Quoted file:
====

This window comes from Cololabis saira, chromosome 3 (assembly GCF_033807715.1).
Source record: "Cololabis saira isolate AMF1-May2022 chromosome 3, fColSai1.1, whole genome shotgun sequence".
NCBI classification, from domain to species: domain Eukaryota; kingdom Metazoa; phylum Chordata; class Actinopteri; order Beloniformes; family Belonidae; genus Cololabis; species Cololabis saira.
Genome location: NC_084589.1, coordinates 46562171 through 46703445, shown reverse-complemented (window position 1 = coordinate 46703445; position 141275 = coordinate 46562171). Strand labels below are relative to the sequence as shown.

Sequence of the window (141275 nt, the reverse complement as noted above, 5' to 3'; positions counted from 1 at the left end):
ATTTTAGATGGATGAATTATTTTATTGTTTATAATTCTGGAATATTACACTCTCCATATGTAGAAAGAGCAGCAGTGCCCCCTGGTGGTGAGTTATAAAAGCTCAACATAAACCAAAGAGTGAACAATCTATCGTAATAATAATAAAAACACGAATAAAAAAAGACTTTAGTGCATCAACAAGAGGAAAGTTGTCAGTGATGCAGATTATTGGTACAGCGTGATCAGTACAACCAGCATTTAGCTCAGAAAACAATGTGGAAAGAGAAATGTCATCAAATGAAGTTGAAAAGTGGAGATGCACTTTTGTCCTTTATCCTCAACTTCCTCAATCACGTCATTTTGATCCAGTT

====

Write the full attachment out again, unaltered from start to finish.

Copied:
This window comes from Cololabis saira, chromosome 3 (assembly GCF_033807715.1).
Source record: "Cololabis saira isolate AMF1-May2022 chromosome 3, fColSai1.1, whole genome shotgun sequence".
NCBI classification, from domain to species: domain Eukaryota; kingdom Metazoa; phylum Chordata; class Actinopteri; order Beloniformes; family Belonidae; genus Cololabis; species Cololabis saira.
Genome location: NC_084589.1, coordinates 46562171 through 46703445, shown reverse-complemented (window position 1 = coordinate 46703445; position 141275 = coordinate 46562171). Strand labels below are relative to the sequence as shown.

Sequence of the window (141275 nt, the reverse complement as noted above, 5' to 3'; positions counted from 1 at the left end):
ATTTTAGATGGATGAATTATTTTATTGTTTATAATTCTGGAATATTACACTCTCCATATGTAGAAAGAGCAGCAGTGCCCCCTGGTGGTGAGTTATAAAAGCTCAACATAAACCAAAGAGTGAACAATCTATCGTAATAATAATAAAAACACGAATAAAAAAAGACTTTAGTGCATCAACAAGAGGAAAGTTGTCAGTGATGCAGATTATTGGTACAGCGTGATCAGTACAACCAGCATTTAGCTCAGAAAACAATGTGGAAAGAGAAATGTCATCAAATGAAGTTGAAAAGTGGAGATGCACTTTTGTCCTTTATCCTCAACTTCCTCAATCACGTCATTTTGATCCAGTT